Genes that allow bats to fight off deadly diseases such as coronaviruses have been uncovered by a team of global scientists, according to a study.
Researchers generated and analysed six highly accurate genomes, which start to uncover bats’ ability as mammals to fly, survive fatal infections and navigate complete darkness using sound – known as echolocation.
The global scientists’ consortium, known as Bat1K, believes these genetic materials could be used as tools to identify the solutions evolved in bats and could be harnessed to alleviate human ageing and disease.
Max Planck, senior author of the study, of the Max Planck Institute of Molecular Cell Biology and Genetics in Dresden, Germany, said: “Our genome scans revealed changes in hearing genes that may contribute to echolocation, which bats use to hunt and navigate in complete darkness.
“Furthermore, we found expansions of anti-viral genes, unique selection on immune genes and loss of genes involved in inflammation in bats.
“These changes may contribute to bats’ exceptional immunity and points to their tolerance of coronaviruses.”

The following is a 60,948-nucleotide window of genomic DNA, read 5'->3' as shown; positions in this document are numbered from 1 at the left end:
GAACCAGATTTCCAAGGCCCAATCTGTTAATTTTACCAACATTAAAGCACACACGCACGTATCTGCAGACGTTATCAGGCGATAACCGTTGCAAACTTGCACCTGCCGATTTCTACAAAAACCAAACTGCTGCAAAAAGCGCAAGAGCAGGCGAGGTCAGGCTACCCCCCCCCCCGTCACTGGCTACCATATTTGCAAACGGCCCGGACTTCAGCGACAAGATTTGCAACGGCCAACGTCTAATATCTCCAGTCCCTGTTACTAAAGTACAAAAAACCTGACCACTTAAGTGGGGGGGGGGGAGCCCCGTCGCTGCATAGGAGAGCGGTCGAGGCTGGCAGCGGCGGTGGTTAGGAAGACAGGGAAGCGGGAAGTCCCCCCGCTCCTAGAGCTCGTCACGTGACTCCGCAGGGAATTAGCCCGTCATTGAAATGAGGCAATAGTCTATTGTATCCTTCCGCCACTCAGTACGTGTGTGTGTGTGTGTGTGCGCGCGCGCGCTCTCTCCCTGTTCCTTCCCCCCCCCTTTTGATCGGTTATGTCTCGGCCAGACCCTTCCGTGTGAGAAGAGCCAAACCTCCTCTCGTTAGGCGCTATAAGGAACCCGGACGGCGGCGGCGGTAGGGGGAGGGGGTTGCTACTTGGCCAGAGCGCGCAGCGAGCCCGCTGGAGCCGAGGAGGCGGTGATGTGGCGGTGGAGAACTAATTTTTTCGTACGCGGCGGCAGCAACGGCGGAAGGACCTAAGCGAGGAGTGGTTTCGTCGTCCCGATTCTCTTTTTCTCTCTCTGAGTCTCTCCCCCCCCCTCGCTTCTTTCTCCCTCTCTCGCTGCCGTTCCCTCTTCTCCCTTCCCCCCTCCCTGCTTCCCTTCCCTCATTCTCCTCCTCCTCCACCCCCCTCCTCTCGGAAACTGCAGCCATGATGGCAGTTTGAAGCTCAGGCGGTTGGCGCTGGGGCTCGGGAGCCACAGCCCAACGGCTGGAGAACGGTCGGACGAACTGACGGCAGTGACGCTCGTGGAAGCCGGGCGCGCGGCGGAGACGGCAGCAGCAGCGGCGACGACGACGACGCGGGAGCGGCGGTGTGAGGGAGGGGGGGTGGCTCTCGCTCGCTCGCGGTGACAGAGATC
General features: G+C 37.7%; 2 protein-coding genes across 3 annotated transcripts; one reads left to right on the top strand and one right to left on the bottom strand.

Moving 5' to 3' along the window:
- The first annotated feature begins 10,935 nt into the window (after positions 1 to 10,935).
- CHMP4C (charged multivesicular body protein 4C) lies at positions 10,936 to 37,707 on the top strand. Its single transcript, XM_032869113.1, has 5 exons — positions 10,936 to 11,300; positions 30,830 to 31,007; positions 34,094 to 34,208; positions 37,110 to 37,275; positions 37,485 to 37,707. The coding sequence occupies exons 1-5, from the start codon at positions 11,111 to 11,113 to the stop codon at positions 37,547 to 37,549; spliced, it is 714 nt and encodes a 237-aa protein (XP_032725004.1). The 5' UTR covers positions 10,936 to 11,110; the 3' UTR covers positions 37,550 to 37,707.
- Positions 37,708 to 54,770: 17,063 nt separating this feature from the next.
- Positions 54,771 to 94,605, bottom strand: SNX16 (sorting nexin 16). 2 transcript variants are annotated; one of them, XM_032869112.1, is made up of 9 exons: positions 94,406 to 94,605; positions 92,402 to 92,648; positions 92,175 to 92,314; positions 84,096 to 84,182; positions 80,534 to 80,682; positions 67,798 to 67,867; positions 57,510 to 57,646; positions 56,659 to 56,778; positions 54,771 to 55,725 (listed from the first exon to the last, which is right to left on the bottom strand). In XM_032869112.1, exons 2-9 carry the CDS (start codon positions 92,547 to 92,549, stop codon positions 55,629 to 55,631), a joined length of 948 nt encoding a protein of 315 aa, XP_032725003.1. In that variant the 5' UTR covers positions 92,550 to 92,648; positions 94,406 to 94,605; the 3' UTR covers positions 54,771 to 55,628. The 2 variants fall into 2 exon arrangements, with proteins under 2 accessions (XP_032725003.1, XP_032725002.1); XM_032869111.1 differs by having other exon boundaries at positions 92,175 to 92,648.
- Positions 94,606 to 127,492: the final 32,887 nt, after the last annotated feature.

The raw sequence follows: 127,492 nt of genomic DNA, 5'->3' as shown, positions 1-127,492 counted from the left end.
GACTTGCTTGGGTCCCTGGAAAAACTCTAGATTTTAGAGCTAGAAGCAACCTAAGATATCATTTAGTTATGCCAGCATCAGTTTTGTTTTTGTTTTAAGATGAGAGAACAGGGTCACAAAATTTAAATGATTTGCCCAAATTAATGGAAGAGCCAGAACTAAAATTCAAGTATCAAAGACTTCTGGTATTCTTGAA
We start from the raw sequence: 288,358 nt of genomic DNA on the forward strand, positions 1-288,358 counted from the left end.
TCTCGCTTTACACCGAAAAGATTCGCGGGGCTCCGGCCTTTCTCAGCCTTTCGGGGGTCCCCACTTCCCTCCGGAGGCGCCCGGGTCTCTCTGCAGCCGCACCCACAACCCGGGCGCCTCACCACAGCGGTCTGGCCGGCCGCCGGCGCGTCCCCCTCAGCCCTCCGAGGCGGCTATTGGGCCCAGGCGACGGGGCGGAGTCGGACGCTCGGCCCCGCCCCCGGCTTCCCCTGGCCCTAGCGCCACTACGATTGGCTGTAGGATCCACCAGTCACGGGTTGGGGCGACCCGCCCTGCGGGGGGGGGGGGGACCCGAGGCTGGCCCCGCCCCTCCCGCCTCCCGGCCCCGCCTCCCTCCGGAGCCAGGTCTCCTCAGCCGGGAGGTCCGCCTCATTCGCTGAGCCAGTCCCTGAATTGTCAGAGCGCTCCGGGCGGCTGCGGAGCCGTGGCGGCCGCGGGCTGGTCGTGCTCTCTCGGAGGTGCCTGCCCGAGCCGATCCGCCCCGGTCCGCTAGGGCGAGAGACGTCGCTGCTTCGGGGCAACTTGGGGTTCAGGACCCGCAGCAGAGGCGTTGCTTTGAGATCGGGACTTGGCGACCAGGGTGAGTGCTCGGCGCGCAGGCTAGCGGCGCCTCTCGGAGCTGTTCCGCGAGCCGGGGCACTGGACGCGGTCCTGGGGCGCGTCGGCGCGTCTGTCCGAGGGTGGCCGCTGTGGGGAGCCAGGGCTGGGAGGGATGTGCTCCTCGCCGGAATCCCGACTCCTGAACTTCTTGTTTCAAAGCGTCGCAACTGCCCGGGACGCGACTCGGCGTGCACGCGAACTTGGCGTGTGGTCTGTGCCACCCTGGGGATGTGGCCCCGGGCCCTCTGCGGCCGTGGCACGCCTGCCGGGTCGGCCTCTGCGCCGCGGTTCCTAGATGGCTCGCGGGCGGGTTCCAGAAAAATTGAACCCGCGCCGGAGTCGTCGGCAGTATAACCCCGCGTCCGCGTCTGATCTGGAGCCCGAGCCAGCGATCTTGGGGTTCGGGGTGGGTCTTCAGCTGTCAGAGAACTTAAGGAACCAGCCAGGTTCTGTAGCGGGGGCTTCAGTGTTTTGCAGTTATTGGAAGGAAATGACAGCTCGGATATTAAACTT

Scientists discovered “fossilised viruses” in the DNA, which they believe is evidence of surviving past viral infections.
They say this shows bat genomes contain a higher diversity than other species, providing a record of historical tolerance to viral infection.
The team used new technologies to sequence the bats’ DNA to gather the genomes.
New methods were then developed to assemble these pieces into the correct order and to identify the genes present.
Senior author Dr Sonja Vernes, Bat1K co-founding director and UK Research and Innovation Fellow at St Andrews University, said: “These are the first reference-quality genomes for bats.
“Having such complete and well annotated genomes allowed us unprecedented insight into the genetic and evolutionary abilities seen in bats.”
The study can be found in the Nature journal.